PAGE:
Sunday , July 21 2019

Merkel allies fear ‘succession’ to tear CDU apart


As Angela Merkel battled Europe’s multiple crises in 2014, Friedrich Merz was meeting with conservative critics to gripe about her leadership.
Merz’s own political aspirations had long since been sidelined by the chancellor and his allies could tell it still rankled. On one occasion, his wife Charlotte vented their frustrations.
“Friedrich, you would have done a much better job,” she said, according to a lawmaker who was present.
With Merkel’s power ebbing now as she prepares to step back from her role as party leader, Merz may finally get a chance to prove his wife was right. But senior officials fear his power grab could start an internal war in Germany’s biggest party, putting the chancellor’s achievements in jeopardy.
The 63-year-old Merz is one of two frontrunners in the race to take over from Merkel as head of the Christian Democratic Union (CDU) when a 1,001 party delegates vote in Hamburg.
With opinion polls showing the CDU is unlikely to be unseated at the next election, despite Merkel’s travails, the winner will become Germany’s de facto leader in waiting as the chancellor’s career winds down.
With two days to go, the race is wide open.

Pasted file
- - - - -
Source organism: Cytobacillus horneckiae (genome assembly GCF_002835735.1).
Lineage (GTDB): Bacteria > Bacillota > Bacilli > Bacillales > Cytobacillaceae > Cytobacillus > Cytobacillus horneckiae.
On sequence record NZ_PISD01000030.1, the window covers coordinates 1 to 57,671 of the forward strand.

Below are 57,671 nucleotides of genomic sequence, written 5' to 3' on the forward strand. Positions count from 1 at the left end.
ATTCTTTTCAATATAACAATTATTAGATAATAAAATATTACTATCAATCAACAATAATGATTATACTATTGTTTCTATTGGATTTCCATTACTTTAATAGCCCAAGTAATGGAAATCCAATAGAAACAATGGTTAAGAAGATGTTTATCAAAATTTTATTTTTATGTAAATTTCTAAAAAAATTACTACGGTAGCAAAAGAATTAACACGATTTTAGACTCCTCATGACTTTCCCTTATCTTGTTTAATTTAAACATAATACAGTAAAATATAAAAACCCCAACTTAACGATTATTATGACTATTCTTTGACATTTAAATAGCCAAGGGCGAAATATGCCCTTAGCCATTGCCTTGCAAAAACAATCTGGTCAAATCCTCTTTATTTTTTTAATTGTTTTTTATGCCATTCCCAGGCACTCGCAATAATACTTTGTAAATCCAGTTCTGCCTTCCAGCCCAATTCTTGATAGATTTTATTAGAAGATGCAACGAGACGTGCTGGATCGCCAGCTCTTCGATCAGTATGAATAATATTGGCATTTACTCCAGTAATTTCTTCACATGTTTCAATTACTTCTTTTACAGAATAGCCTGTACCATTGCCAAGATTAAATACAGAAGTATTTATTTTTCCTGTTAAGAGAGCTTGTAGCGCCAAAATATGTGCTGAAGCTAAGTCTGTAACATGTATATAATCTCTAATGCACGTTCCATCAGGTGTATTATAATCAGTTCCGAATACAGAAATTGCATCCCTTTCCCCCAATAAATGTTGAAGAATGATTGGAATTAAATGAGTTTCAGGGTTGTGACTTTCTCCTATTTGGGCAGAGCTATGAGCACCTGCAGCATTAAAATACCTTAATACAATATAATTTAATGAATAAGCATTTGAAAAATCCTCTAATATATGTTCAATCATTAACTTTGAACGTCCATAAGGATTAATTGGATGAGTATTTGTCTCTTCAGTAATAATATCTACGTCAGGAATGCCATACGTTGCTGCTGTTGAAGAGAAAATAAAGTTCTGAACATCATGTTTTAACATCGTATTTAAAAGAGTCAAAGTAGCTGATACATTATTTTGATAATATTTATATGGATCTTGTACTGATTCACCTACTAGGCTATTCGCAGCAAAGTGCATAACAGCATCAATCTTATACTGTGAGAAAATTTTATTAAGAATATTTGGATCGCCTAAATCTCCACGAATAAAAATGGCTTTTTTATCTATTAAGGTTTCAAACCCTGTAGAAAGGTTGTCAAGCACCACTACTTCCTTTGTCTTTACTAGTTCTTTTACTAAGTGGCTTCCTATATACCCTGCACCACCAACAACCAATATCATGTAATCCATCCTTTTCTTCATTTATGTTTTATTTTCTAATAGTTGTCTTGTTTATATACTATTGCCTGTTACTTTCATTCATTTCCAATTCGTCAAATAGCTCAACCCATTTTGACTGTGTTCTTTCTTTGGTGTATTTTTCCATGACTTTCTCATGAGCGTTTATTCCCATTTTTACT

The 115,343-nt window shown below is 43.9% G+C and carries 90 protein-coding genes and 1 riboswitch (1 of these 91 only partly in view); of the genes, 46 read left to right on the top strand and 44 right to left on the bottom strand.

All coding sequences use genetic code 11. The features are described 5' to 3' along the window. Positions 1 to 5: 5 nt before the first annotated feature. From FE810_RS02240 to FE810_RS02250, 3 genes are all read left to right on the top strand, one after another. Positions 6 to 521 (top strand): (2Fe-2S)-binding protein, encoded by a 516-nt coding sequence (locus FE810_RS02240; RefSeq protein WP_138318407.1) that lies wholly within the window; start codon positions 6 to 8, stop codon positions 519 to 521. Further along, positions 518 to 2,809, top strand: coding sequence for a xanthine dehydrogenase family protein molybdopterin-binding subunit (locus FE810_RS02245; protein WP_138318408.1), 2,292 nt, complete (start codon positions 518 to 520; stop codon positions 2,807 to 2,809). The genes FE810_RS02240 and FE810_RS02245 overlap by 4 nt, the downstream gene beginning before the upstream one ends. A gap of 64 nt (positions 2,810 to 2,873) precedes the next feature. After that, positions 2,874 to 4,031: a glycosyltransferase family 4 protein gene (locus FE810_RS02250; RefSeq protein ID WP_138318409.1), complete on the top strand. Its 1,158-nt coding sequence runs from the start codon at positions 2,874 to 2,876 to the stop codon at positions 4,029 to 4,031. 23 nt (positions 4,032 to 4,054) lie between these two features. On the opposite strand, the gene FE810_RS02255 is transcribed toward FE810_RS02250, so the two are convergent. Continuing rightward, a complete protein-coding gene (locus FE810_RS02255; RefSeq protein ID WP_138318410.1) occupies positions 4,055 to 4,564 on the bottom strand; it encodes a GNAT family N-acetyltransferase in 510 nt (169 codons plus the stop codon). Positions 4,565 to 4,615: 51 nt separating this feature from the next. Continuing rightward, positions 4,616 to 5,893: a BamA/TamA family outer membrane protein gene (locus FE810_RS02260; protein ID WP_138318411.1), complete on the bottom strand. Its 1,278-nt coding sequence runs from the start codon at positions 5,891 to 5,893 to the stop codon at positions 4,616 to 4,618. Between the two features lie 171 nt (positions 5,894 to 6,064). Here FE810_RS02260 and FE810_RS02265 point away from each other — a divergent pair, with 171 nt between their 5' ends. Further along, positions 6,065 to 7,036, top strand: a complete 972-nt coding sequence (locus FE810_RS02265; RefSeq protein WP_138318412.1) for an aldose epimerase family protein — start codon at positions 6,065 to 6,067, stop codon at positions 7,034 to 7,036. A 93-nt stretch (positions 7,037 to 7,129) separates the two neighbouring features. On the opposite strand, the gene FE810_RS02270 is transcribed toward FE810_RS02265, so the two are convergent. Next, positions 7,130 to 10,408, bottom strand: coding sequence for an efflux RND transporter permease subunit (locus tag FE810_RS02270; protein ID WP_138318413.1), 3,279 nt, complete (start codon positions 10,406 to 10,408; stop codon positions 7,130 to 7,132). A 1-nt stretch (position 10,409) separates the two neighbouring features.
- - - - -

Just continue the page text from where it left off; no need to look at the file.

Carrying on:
Conservative Favourite Merz’s unrepentant conservatism has wowed traditionalists who bristled as Merkel dragged their party toward the center — her former Finance Minister Wolfgang Schaeuble endorsed his candidacy. His rival, Merkel loyalist Annegret Kramp-Karrenbauer, appeals to those concerned about the turmoil a Merz victory might trigger.
Merz himself denies that he would seek to push Merkel out before she is ready.
“Every new party leader, me too, will be tied to the coalition agreement,” he said at a campaign event in Luebeck near the country’s Baltic coast. “This will also determine my future relationship to Angela Merkel.” But the party’s rank and file aren’t all buying that line.
“He is definitely not returning to politics because of the money,” CDU member Eckhard Roeder said after listening to Merz that night. “He wants power. He will go for the Chancellery.”
Although Merkel’s position as chancellor is well protected by the German constitution, Merz could make life very difficult for her by laying open differences between her government and her party.
At another campaign event in the East he called for a debate about the constitutional right to asylum, a cornerstone of the post-war political order in Germany. Though he later rowed back somewhat, immigration policy would become tougher under Merz, who has indicated Merkel’s refugee policy is a betrayal of the party’s conservative values.
Merz was a rising star of the CDU’s conservative wing when Merkel took over the party in 2000 but he was forced out of his position as head of the parliamentary caucus after clashing with the new leader. He left the Bundestag in 2009 to pursue a career in business.

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